4 MIN READ
When the pandemic forced countries to go into lockdown, closing international borders, Nepali migrant workers in Saudi Arabia were forced into dire living conditions. This was their plea.
How will we remember 2020? The Record is republishing stories from a curated series of visual stories commissioned by photo.circle that presents the work of visual storytellers based across Nepal who began documenting their communities since the early days of the Covid-19 pandemic.
It is September 2020 and Raju Murmu is living in a room in Jeddah shared with 13 other Nepalis. The 14 of them have pooled their money together and purchased an internet package to ensure that they are able to reach their families back in Nepal and also to alert the authorities to their plight under lockdown in Saudi Arabia. But the package is running out and they can’t afford to buy another one. Murmu is the only one who knows how to use the internet.
“We want them to see the conditions we’re living in. Where are the concerned authorities? We want them to rescue us,” the 31-year-old Murmu says via a video call.
Murmu has been stuck in Jeddah since December 2019, when the coronavirus behind COVID-19 first began to make the news around the world. After he lost his job as a cleaner at the airport, he tried to find another one in the city, but he was not allowed to work.
When the Nepal government announced that international flights would resume in August 2020, he asked his family in Nepal to send him Rs. 50,000. He ended up paying Rs 84,000 for a ticket home and Rs 7,000 for a Polymerase Chain Reaction (PCR) test. But Nepal reversed its decision and announced that flights would remain suspended until September 2. Murmu has managed to get a ticket home for September 12, but he does not have the money for another PCR test.
“The PCR tests are only valid for a week. If I can’t get on that flight, I will have to take another test,” he says. “But where will I find the money to get tested again and again?”
Murmu and his group of 13 Nepalis are running out of food and water. The company that they work for has already given them notice to vacate. Murmu is looking forward to going home but he can’t help worrying about the friends he will leave behind.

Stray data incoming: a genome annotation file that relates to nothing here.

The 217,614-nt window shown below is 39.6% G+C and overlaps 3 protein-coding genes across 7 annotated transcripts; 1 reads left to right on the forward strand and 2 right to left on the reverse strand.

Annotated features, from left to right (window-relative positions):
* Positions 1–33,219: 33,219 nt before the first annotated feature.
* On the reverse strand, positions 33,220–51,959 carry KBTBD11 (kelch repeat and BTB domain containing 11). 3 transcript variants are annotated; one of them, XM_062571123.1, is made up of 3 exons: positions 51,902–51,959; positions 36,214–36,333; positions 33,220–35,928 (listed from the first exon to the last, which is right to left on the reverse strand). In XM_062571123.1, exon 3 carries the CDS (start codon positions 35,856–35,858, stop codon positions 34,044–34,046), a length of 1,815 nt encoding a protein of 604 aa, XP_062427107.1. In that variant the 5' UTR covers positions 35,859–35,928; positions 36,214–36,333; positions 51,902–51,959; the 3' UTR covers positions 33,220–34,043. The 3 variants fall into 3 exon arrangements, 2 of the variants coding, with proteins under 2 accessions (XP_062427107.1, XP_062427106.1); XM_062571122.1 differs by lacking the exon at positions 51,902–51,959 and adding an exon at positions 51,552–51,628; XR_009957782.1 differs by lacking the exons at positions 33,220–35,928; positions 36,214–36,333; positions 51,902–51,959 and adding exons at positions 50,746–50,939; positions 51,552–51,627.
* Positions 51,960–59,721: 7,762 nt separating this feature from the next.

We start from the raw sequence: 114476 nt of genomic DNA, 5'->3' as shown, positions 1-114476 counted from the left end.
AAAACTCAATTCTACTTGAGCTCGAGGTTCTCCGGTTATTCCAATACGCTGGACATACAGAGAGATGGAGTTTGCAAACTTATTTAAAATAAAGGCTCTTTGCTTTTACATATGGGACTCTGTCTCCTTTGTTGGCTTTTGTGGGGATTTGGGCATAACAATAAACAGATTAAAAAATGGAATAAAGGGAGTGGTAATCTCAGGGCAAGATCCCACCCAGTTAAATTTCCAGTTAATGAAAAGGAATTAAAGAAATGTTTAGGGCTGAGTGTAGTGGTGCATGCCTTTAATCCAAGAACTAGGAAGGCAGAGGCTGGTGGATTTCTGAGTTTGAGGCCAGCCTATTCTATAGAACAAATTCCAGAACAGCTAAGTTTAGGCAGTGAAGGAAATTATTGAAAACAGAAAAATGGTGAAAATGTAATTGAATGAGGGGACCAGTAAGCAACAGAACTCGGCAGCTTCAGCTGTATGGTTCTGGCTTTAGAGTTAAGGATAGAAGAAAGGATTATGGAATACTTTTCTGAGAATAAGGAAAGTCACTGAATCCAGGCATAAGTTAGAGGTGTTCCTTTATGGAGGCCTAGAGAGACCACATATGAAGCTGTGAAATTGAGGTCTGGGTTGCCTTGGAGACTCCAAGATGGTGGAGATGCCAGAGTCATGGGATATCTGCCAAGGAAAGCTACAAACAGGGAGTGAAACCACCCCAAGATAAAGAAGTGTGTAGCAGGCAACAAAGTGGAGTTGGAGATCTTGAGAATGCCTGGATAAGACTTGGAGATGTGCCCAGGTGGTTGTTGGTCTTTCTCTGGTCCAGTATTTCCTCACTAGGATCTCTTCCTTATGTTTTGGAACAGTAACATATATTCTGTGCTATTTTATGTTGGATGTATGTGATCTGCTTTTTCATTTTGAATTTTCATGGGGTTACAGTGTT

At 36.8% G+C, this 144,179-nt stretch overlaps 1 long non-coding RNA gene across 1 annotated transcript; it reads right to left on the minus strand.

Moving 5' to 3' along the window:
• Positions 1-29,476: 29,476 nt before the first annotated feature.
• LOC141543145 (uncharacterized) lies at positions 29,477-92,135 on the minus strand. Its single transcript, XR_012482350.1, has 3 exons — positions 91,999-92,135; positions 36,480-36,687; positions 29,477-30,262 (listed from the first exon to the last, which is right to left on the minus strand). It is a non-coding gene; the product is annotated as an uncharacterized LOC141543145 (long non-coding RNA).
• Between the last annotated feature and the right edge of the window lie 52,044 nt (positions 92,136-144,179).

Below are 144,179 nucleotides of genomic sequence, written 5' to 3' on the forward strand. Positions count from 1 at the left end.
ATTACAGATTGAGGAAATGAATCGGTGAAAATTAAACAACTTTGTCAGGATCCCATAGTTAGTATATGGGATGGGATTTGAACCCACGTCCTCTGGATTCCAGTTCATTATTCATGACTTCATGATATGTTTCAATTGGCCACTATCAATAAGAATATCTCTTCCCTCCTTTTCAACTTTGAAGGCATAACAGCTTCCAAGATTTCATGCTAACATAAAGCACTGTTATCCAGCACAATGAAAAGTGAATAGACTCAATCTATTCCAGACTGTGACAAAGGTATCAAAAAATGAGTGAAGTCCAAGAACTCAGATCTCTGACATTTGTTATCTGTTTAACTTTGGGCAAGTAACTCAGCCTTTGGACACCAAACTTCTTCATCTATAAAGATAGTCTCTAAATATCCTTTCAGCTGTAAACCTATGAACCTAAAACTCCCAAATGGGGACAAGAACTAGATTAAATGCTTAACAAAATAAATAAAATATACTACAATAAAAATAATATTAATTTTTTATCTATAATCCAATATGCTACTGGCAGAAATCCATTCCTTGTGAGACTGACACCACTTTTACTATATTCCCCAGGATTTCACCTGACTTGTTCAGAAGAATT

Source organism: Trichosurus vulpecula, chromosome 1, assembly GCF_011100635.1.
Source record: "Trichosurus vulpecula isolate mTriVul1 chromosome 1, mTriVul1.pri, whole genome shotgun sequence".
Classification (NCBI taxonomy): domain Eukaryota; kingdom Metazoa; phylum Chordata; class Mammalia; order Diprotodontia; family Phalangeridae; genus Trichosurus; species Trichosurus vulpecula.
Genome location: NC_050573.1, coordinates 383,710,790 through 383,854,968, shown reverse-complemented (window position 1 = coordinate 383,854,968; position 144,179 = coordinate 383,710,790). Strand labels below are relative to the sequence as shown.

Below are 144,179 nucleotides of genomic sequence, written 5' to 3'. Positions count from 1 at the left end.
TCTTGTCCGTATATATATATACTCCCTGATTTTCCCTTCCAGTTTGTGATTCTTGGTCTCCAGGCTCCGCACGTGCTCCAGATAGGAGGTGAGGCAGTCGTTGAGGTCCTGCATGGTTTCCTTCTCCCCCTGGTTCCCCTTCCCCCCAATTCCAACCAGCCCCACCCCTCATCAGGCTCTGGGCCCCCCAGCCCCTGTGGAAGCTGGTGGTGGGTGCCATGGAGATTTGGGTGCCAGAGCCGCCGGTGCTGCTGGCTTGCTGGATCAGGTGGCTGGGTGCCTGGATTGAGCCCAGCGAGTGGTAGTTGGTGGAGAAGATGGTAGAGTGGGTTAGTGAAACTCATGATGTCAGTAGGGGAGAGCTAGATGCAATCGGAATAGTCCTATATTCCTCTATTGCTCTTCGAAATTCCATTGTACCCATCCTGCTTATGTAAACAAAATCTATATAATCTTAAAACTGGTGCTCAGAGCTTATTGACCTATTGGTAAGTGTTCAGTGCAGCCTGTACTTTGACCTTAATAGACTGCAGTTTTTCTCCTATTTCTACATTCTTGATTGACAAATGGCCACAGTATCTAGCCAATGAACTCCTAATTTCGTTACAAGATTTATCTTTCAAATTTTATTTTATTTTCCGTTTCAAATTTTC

“I am afraid my friends will rot here,” he says.
Pandav Chamar is one of the 13 who share their room with Murmu. He’s taken a PCR test and is waiting for international flights to Nepal to resume.
“We worry that we will be arrested by the police as many are living here on expired visas,” says 40-year-old Chamar.
The company has given them seven days' notice to vacate the room they are living in. They are running out of cooking gas, food, and drinking water.
“The government has earned so much money through remittance. How can they neglect us in times like these when we are in such a dire need of a rescue?” he says.
Narendra Prasad Chaudhary and Ramnepal Thakur want to go home too but the company they work for has refused to return their passports. Chaudhary was asked to pay Rs 187,000 and Thakur Rs 125,000 to get passports back.
“How can we pay such a huge amount? We have been unemployed for the past six months. Having worked for 12 years, I should have received a bonus but instead, I have to give them money while also putting together more money to go home,” says 48-year-old Chaudhary.
Narendra Sarwariya and Mahendra Hemran are in the same boat as Chaudhary and Thakur. They worked as cleaners before being let go by their companies six months ago. But unlike Murmu, Sarwariya and Hemran’s family cannot afford to send them any money as they are struggling themselves.
"If the government does not rescue us, we will die here,” says 30-year-old Sarwariya. “If we are to die then we want to die in Nepal. Please rescue us.”
This story was produced for the Nepal Photo Project with support from the photo.circle 2020 grant.
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